• Suicide Awareness Month: The Continuing Conversation of Mental Health

    September, 2020

    Suicide Awareness Month: The Continuing Conversation of Mental Health

    Suicide Awareness Month: The Continuing Conversation of Mental Health

     September is Suicide Prevention Month and on the 10th Australia celebrates nationwide R U OK? movement.

    What is R U OKAY, anyway?

    It is a campaign lead by Australian mental health advocates that is aimed at shedding light on suicide and the role played by social connection in preventing it. Based on the title, R U OK? encourages us to check in on our friends for they might be suffering a silent battle in their heads. Because others’ thoughts are much harder to understand, we are prompted by the campaign to make asking our friends if they are okay a habit.

    But the conversation doesn’t stop there.

    This year’s theme is “There’s more to say after R U OK?”; a reminder that we can do more to support our loved ones during their darkest times. While there are different ways to express support, R U OK? provided a four-step guide on how to carry it out with compassion in mind. With this, we felt inclined to share with you our take on how to keep the conversation going.

    Ask. Start by initiating a chat with your friend. Ask them how they are doing lately. If a major life event such as a divorce, loss of a family member or unemployment has recently occurred, ask them how they feel about it.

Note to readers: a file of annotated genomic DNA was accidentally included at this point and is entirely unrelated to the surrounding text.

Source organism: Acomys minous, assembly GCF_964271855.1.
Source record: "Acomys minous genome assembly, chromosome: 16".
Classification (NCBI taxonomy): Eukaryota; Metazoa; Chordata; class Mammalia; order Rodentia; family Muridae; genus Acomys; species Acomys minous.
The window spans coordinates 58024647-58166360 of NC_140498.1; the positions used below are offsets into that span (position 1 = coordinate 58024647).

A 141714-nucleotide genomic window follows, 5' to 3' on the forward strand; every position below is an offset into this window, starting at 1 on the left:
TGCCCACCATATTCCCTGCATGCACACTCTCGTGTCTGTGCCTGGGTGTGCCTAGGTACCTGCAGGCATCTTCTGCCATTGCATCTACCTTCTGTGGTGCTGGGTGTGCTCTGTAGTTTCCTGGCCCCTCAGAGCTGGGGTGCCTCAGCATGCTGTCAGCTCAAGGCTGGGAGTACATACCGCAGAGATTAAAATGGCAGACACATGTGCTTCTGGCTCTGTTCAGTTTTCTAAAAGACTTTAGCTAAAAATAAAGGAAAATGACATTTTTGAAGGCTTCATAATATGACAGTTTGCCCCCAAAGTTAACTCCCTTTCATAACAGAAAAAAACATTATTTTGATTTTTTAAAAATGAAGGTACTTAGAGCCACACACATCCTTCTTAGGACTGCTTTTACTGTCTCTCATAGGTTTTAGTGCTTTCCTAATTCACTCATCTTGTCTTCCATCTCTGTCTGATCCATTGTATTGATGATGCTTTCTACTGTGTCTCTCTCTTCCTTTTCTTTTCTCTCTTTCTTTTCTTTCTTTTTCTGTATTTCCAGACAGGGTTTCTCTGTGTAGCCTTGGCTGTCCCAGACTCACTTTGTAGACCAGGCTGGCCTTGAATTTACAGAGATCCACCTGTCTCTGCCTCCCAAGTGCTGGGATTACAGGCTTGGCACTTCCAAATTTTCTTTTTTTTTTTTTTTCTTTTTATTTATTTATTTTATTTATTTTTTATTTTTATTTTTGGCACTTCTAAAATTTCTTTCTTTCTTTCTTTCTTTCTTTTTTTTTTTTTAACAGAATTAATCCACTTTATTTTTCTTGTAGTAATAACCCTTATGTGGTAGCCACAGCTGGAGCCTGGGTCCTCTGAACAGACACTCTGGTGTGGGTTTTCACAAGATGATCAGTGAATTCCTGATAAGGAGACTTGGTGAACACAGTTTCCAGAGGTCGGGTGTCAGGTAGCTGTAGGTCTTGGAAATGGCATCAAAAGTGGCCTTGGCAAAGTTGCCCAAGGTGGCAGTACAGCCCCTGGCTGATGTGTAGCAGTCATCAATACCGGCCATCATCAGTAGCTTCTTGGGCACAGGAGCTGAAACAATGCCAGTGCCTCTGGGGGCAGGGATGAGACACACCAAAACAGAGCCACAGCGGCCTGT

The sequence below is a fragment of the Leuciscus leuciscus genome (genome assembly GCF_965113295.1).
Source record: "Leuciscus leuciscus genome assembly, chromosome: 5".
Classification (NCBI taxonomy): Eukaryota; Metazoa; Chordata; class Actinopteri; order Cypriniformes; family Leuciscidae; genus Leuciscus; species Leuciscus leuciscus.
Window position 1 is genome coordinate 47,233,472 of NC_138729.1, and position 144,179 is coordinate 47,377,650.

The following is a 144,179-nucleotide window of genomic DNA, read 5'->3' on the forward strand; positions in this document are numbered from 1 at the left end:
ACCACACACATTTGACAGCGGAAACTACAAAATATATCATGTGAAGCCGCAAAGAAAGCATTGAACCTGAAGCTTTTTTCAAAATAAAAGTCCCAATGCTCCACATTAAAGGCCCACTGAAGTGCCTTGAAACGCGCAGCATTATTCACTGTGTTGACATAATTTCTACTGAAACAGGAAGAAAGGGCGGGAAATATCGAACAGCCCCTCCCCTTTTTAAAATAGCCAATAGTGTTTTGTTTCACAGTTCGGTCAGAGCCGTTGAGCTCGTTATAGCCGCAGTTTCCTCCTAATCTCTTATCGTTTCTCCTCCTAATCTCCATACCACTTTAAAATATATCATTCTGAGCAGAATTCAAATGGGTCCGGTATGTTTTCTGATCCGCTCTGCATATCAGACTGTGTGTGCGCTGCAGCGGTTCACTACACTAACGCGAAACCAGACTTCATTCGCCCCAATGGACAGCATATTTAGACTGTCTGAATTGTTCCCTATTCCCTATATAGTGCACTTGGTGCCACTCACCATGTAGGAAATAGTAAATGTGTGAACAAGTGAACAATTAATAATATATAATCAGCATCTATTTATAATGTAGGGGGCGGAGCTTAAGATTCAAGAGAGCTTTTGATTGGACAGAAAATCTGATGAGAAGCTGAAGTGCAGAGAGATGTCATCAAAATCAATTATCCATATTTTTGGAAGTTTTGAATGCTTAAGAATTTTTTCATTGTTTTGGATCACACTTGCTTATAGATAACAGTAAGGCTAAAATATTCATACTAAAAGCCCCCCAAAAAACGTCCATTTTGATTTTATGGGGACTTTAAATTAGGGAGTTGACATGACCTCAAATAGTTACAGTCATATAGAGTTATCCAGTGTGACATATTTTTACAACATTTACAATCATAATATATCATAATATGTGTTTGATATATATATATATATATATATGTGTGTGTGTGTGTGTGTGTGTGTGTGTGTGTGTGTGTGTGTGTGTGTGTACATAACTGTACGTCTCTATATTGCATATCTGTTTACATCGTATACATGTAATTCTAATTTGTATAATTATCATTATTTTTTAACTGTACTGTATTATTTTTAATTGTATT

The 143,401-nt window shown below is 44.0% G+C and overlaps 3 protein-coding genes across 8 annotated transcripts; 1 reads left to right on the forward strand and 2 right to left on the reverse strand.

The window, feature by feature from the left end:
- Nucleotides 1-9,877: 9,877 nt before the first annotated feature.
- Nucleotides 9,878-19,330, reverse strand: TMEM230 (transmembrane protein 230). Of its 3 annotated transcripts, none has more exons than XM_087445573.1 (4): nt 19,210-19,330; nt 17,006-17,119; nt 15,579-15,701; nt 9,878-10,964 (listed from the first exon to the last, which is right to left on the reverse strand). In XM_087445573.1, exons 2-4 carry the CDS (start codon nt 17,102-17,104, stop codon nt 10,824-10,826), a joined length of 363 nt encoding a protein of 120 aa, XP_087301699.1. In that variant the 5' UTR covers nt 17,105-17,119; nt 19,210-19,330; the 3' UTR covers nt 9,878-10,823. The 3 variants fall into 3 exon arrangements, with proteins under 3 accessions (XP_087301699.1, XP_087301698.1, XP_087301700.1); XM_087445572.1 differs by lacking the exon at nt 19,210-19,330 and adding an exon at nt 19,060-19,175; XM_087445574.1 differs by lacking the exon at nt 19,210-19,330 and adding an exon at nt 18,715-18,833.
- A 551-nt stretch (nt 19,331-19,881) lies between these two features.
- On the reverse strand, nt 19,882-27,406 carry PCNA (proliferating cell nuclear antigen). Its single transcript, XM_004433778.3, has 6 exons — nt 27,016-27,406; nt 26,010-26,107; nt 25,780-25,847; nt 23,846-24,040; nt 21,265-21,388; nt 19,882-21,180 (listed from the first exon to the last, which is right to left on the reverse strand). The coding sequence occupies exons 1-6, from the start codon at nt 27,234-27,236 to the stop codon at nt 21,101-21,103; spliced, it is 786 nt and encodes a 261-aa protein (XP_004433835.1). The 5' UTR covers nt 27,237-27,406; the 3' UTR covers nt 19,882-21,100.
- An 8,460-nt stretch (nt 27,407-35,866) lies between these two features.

Listen. Assure them that you’re willing to listen and that you are a safe space for their thoughts and feelings. Then, be exactly that. Listen to them without any judgment. You don’t need to say anything nor feel pressured to give advice. All you need to do is be with them at that very moment physically and emotionally.

    Encourage. Your listening helps, but there also needs to be encouragement that drives them to find actionable steps for their mental health problems. Of course, getting professional support is the ultimate goal, but if your friend is not ready for that yet, you can offer your time to accompany them in picking up old hobbies or sorting their thoughts until they decide to seek psychological care.

    Check in. You will not always be there for them in person, but you can be with them digitally. With the different messaging and social media platforms nowadays, it would be impossible not to reach them. Take a few minutes every week (or day if you can) to send them a quick “how are you” text. Ask how they have been feeling since your last chat and if they need more of your support.

    One does not need to be an expert in mental health to offer support, but it does help to have a little know-how on the proper way to do so.

    R U OK? provided a digital guide of the many phrases you can use when asking, listening, encouraging, and checking in on your emotionally vulnerable loved ones. Find the booklet through this link: https://bit.ly/2FsXNLK.

    We can also help you improve the way you approach mental health crises through our Mental Health First Aid Training. Visit https://bit.ly/2Fhhfvp for more information.

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